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99 Posh Baby Names: With Sophisticated Meanings

These posh baby names are fancy enough for your tiny socialite.

A child’s name can significantly affect their future, and parents often like choosing names that define their aspirations for their children.

Posh baby names are great since they are elegant and prestigious enough to encourage your son or daughter to achieve their dreams of wealth, fame, or power.

Whether you hope your little one will be a wealthy aristocrat, a prominent humanitarian, or a future world leader, we’ve got some great options for you. Keep reading to discover 99 posh baby names that are classy enough for high society.

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99 Cute Posh Names for Boys and Girls

Discover adorable posh baby names for your little aristocrat on the way.


Alfred is a regal name associated with the 9th-century king of Wessex, Alfred the Great. Alfred was pious, resourceful, and brave and the only English king to earn “the great” title. Your little Alfred could be as prestigious as his royal forbearer.

  • Origin: English
  • Meaning: Elf counsel
  • Namesakes: Alfred Hitchcock, an English filmmaker widely regarded as one of the most influential figures in the history of cinema.
  • Popularity: Alfred ranked 900th for U.S. boys in 2021.
Strong, Old-fashioned


A sophisticated choice among our posh boy names, Alistair is the Scottish Gaelic form of Alexander. In recent years, classy picks like Alistair have invaded the U.S. scene, rising to 898th in 2021. Alistair’s poise and originality make it an excellent option for your little aristocrat.

  • Origin: Scottish Gaelic
  • Meaning: Defending men
  • Pronunciation: AL-ih-stare
  • Variations: Alastair, Alister, Alasdair
  • Namesakes: Alistair Stuart MacLean, a 20th-century Scottish novelist who wrote popular thrillers and adventure stories.
  • Popularity: Alistair entered the U.S. top 1,000 names for boys in 2016.
Cool, Elegant, Fancy


Anastasia is as glamorous as they come, associated with a 4th-century saint and the youngest daughter of the last Russian tsar Nicholas II. The name’s slowly been rising in popularity among American girls since the 1960s. Anastasia is elegant and vintage – the perfect combination for a 21st-century socialite!

  • Origin: Greek
  • Meaning: Resurrection
  • Variations: Anastasiya
  • Namesakes: Anastasiya Nikolayevna, the youngest daughter of Tsar Nicholas II, the last emperor of Russia.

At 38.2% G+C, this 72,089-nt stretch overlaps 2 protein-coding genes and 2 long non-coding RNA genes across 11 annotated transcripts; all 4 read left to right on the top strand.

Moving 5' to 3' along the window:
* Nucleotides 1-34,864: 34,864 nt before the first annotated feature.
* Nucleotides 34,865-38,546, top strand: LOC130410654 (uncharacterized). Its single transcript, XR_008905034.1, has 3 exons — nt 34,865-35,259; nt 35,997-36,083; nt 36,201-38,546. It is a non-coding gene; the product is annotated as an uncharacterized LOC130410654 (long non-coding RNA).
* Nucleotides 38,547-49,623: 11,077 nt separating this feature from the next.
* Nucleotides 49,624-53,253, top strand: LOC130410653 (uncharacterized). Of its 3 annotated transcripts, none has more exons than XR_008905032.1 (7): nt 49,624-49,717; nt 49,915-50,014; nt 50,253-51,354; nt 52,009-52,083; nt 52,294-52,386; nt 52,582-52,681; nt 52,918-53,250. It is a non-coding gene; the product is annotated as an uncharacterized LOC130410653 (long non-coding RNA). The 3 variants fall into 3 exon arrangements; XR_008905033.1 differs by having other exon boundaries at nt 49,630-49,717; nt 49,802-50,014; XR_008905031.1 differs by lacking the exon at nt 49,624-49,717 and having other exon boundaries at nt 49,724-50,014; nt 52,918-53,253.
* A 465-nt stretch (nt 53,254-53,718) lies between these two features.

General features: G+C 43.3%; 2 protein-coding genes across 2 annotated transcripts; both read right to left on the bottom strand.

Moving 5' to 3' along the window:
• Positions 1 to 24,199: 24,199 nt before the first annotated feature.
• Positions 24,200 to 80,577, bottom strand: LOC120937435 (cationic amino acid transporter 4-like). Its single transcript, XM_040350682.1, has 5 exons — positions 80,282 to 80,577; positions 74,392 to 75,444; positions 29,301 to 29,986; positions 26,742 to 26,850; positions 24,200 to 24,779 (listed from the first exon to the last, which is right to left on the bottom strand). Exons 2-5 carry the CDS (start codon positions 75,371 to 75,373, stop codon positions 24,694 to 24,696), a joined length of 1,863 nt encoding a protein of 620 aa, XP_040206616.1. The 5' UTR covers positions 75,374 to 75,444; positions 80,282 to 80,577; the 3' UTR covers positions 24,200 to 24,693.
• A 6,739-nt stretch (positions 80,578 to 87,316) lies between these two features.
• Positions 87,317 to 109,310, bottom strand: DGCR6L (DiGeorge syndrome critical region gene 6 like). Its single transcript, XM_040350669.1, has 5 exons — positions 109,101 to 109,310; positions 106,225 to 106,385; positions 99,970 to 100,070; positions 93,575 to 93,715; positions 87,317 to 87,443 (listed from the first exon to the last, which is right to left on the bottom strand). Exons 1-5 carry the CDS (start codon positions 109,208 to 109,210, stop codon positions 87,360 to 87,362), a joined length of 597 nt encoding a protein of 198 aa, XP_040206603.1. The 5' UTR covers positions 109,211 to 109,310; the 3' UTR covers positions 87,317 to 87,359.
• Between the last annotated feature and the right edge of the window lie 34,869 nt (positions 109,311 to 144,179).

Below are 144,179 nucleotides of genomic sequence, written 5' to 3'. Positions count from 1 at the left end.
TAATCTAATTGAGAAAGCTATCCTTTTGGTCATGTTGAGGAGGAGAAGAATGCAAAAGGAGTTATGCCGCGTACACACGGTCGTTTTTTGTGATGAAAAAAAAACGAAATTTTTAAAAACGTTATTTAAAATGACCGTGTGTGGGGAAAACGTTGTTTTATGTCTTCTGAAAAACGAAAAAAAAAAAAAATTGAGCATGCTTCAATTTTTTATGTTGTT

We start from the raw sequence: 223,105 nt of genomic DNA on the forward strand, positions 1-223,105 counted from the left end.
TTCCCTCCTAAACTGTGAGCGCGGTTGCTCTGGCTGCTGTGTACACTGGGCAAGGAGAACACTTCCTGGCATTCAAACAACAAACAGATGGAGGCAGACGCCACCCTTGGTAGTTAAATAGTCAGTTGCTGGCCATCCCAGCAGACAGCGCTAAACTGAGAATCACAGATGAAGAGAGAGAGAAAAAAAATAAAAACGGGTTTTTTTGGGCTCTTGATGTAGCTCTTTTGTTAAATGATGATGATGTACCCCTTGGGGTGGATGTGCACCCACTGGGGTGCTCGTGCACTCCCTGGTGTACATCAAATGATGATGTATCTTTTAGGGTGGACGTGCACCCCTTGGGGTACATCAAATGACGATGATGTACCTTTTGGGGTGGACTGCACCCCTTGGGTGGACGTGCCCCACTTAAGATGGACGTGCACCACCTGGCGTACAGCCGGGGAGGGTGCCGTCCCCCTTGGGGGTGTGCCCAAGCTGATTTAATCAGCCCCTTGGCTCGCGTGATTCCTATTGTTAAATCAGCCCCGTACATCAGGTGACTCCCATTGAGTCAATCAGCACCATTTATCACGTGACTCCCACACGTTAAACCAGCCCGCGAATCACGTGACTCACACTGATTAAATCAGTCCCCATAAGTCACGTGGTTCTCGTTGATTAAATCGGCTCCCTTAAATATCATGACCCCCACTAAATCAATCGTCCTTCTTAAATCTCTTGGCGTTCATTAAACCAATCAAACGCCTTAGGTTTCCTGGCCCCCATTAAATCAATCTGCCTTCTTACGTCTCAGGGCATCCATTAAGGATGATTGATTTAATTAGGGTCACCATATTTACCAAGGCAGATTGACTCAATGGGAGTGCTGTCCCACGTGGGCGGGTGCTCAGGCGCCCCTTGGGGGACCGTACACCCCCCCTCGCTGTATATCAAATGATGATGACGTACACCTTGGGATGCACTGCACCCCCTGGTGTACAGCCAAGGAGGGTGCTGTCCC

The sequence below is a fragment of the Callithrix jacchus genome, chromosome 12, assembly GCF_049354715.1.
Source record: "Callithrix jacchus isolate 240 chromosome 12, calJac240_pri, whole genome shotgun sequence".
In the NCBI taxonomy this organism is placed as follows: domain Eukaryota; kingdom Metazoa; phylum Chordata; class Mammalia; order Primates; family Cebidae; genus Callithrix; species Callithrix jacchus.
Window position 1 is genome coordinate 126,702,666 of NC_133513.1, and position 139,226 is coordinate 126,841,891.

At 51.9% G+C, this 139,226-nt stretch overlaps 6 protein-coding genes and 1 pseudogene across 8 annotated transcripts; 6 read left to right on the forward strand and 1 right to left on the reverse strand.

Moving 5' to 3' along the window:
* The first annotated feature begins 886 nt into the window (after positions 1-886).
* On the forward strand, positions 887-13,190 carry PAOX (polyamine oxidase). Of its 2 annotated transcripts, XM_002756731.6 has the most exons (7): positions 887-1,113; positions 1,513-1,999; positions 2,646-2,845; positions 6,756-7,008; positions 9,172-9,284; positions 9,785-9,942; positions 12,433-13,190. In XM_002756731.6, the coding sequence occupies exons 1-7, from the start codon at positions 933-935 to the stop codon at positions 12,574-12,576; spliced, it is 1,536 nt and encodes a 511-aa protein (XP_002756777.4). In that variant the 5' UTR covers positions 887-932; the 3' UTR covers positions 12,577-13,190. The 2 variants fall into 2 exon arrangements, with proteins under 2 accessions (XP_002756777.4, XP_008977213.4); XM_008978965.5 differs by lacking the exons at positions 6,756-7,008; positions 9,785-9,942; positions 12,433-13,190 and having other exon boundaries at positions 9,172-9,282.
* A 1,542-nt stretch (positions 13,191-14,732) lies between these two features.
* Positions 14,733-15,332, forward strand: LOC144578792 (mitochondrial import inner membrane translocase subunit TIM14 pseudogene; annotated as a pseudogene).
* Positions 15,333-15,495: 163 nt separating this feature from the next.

• Popularity: Anastasia was ranked 181st in the U.S. in 2021.
Beautiful, Elegant, Fancy


Angus is the anglicized form of Aonghus – derived from the Old Irish “óen” (one) and “guss” (force, strength). It’s associated with several influential figures, including the Scottish chief of Clann Domhnaill Angus Og and the Irish god of love and youth, Aonghus. Angus sounds upper-class but rugged, making it an excellent option for a powerful boy who doesn’t play by the rules.

  • Origin: Irish
  • Meaning: One strength
  • Variations: Aonghas, Aonghus
  • Namesakes: Angus McKinnon Young, an Australian musician best known as the co-founder, lead guitarist, and songwriter of the hard rock band AC/DC.
  • Popularity: Angus left the U.S. top 1,000 boy names in 1948.
Strong, Old-fashioned, Unique


Arabella is the Scottish variation of Annabel. It has all the cuteness of Annabel, with an added sophistication that makes it sound very upper-class. It can be shortened to gorgeous (equally classy) nicknames, such as Ara or Bella.

  • Origin: Scottish
  • Meaning: Lovable
  • Variations: Anabella, Anabelle, Annabel, Annabella, Annabelle, Amabel
  • Namesakes: Lady Arbella Stuart, an English noblewoman, considered a possible successor to Queen Elizabeth I of England.
  • Popularity: Arabella is on the rise for U.S. girls, ranked 195th in 2021.
Cute, Charming, Chic


Archibald is derived from the Germanic “ercan” (genuine) and “bald” (bold). While Archibald is a bit snobby, its nickname, Archie, is cute and friendly, making the name more approachable. Archibald was popular in the U.S. in the late 1800s, appealing to vintage name enthusiasts.

  • Origin: Germanic
  • Meaning: Genuine bold
  • Pronunciation: AHR-chi-bawld
  • Namesakes: Archibald MacLeish, an American poet, and writer associated with the modernist school of poetry.
  • Popularity: Archibald left the U.S. top 1,000 in 1925.
Old-fashioned, Strong, Traditional


Ashby was initially a habitational surname from several places in northern and eastern England. It’s derived from the Old Norse “askr” (ash) combined with “byr” (farm). Names ending in “by” are inherently rich-sounding, putting Ashby in the same category as Barnaby and Cadby.

  • Origin: English, Old Norse
  • Meaning: Ash, farm
Cool, Unique


Atticus is an ancient title born by several early holy men and a Platonist philosopher. In recent years, the name has become synonymous with Atticus Finch, the compassionate lawyer in Harper Lee’s novel, To Kill a Mockingbird. Atticus is elegant yet friendly, making it the perfect title for a future humanitarian.

  • Origin: Greek, Latin
  • Meaning: From Attica
  • Namesakes: Atticus Ross, an English musician, record producer, and composer who won the Academy Award for Best Original Score for The Social Network in 2010.